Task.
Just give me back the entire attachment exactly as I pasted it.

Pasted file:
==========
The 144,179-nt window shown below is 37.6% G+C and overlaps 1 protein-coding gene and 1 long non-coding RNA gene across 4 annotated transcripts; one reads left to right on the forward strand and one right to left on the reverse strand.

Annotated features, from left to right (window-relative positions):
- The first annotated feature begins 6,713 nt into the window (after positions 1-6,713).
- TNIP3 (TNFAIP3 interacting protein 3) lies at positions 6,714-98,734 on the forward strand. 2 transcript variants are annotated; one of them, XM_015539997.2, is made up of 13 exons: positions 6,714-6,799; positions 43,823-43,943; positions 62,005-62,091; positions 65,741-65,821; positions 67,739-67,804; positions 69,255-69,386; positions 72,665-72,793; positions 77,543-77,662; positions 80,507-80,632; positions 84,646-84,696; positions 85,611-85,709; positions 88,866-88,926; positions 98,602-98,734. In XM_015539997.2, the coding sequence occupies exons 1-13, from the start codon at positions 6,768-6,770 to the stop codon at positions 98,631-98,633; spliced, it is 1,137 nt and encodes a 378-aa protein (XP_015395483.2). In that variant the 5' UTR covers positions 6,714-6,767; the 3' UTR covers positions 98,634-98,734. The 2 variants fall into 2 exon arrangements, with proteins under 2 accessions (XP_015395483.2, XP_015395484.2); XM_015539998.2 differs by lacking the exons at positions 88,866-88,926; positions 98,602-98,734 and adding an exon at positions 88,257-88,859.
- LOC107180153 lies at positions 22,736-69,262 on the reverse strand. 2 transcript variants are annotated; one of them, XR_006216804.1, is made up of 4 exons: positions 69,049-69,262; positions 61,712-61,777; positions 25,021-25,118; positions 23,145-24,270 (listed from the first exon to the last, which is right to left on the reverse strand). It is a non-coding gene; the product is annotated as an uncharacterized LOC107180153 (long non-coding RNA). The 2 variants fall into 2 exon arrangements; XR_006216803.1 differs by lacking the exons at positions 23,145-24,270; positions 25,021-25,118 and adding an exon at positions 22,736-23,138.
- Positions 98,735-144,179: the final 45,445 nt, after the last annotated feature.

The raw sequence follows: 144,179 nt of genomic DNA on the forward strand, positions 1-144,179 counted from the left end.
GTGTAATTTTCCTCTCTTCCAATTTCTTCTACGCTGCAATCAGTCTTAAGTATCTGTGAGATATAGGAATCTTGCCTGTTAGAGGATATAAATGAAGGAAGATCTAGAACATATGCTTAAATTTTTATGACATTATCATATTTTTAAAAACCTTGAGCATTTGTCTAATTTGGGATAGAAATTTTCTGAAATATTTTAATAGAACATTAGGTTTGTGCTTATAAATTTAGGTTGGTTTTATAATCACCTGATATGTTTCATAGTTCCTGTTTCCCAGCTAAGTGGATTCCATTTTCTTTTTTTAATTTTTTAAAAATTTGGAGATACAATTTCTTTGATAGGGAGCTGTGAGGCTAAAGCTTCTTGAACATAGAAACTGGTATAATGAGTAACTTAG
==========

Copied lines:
The 144,179-nt window shown below is 37.6% G+C and overlaps 1 protein-coding gene and 1 long non-coding RNA gene across 4 annotated transcripts; one reads left to right on the forward strand and one right to left on the reverse strand.

Annotated features, from left to right (window-relative positions):
- The first annotated feature begins 6,713 nt into the window (after positions 1-6,713).
- TNIP3 (TNFAIP3 interacting protein 3) lies at positions 6,714-98,734 on the forward strand. 2 transcript variants are annotated; one of them, XM_015539997.2, is made up of 13 exons: positions 6,714-6,799; positions 43,823-43,943; positions 62,005-62,091; positions 65,741-65,821; positions 67,739-67,804; positions 69,255-69,386; positions 72,665-72,793; positions 77,543-77,662; positions 80,507-80,632; positions 84,646-84,696; positions 85,611-85,709; positions 88,866-88,926; positions 98,602-98,734. In XM_015539997.2, the coding sequence occupies exons 1-13, from the start codon at positions 6,768-6,770 to the stop codon at positions 98,631-98,633; spliced, it is 1,137 nt and encodes a 378-aa protein (XP_015395483.2). In that variant the 5' UTR covers positions 6,714-6,767; the 3' UTR covers positions 98,634-98,734. The 2 variants fall into 2 exon arrangements, with proteins under 2 accessions (XP_015395483.2, XP_015395484.2); XM_015539998.2 differs by lacking the exons at positions 88,866-88,926; positions 98,602-98,734 and adding an exon at positions 88,257-88,859.
- LOC107180153 lies at positions 22,736-69,262 on the reverse strand. 2 transcript variants are annotated; one of them, XR_006216804.1, is made up of 4 exons: positions 69,049-69,262; positions 61,712-61,777; positions 25,021-25,118; positions 23,145-24,270 (listed from the first exon to the last, which is right to left on the reverse strand). It is a non-coding gene; the product is annotated as an uncharacterized LOC107180153 (long non-coding RNA). The 2 variants fall into 2 exon arrangements; XR_006216803.1 differs by lacking the exons at positions 23,145-24,270; positions 25,021-25,118 and adding an exon at positions 22,736-23,138.
- Positions 98,735-144,179: the final 45,445 nt, after the last annotated feature.

The raw sequence follows: 144,179 nt of genomic DNA on the forward strand, positions 1-144,179 counted from the left end.
GTGTAATTTTCCTCTCTTCCAATTTCTTCTACGCTGCAATCAGTCTTAAGTATCTGTGAGATATAGGAATCTTGCCTGTTAGAGGATATAAATGAAGGAAGATCTAGAACATATGCTTAAATTTTTATGACATTATCATATTTTTAAAAACCTTGAGCATTTGTCTAATTTGGGATAGAAATTTTCTGAAATATTTTAATAGAACATTAGGTTTGTGCTTATAAATTTAGGTTGGTTTTATAATCACCTGATATGTTTCATAGTTCCTGTTTCCCAGCTAAGTGGATTCCATTTTCTTTTTTTAATTTTTTAAAAATTTGGAGATACAATTTCTTTGATAGGGAGCTGTGAGGCTAAAGCTTCTTGAACATAGAAACTGGTATAATGAGTAACTTAG